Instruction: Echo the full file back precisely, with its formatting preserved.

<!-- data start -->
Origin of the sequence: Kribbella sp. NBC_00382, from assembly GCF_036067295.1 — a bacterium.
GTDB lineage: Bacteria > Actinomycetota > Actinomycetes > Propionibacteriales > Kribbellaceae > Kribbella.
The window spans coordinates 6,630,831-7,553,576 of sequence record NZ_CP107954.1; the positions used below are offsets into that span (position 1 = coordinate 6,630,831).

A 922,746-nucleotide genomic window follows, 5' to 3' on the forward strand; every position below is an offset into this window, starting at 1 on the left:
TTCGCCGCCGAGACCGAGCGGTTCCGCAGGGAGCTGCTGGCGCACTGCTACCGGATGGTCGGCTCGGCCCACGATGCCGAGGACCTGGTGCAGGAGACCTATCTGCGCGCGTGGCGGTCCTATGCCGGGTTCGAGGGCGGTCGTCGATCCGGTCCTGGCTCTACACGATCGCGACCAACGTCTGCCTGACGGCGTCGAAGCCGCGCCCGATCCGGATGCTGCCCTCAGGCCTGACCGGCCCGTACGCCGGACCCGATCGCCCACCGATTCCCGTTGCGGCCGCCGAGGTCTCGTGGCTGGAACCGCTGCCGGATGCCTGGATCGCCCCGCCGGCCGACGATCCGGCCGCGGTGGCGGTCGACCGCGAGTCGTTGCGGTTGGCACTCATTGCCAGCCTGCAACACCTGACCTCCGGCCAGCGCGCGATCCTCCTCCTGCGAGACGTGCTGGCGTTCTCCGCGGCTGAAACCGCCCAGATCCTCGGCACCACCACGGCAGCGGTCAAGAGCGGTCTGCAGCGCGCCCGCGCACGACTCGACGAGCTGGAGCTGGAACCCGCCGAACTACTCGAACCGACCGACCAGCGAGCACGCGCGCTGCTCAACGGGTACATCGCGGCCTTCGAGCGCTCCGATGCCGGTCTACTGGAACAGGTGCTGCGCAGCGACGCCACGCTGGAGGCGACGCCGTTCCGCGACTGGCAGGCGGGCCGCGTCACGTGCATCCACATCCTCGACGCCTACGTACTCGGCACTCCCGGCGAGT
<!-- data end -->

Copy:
Origin of the sequence: Kribbella sp. NBC_00382, from assembly GCF_036067295.1 — a bacterium.
GTDB lineage: Bacteria > Actinomycetota > Actinomycetes > Propionibacteriales > Kribbellaceae > Kribbella.
The window spans coordinates 6,630,831-7,553,576 of sequence record NZ_CP107954.1; the positions used below are offsets into that span (position 1 = coordinate 6,630,831).

A 922,746-nucleotide genomic window follows, 5' to 3' on the forward strand; every position below is an offset into this window, starting at 1 on the left:
TTCGCCGCCGAGACCGAGCGGTTCCGCAGGGAGCTGCTGGCGCACTGCTACCGGATGGTCGGCTCGGCCCACGATGCCGAGGACCTGGTGCAGGAGACCTATCTGCGCGCGTGGCGGTCCTATGCCGGGTTCGAGGGCGGTCGTCGATCCGGTCCTGGCTCTACACGATCGCGACCAACGTCTGCCTGACGGCGTCGAAGCCGCGCCCGATCCGGATGCTGCCCTCAGGCCTGACCGGCCCGTACGCCGGACCCGATCGCCCACCGATTCCCGTTGCGGCCGCCGAGGTCTCGTGGCTGGAACCGCTGCCGGATGCCTGGATCGCCCCGCCGGCCGACGATCCGGCCGCGGTGGCGGTCGACCGCGAGTCGTTGCGGTTGGCACTCATTGCCAGCCTGCAACACCTGACCTCCGGCCAGCGCGCGATCCTCCTCCTGCGAGACGTGCTGGCGTTCTCCGCGGCTGAAACCGCCCAGATCCTCGGCACCACCACGGCAGCGGTCAAGAGCGGTCTGCAGCGCGCCCGCGCACGACTCGACGAGCTGGAGCTGGAACCCGCCGAACTACTCGAACCGACCGACCAGCGAGCACGCGCGCTGCTCAACGGGTACATCGCGGCCTTCGAGCGCTCCGATGCCGGTCTACTGGAACAGGTGCTGCGCAGCGACGCCACGCTGGAGGCGACGCCGTTCCGCGACTGGCAGGCGGGCCGCGTCACGTGCATCCACATCCTCGACGCCTACGTACTCGGCACTCCCGGCGAGT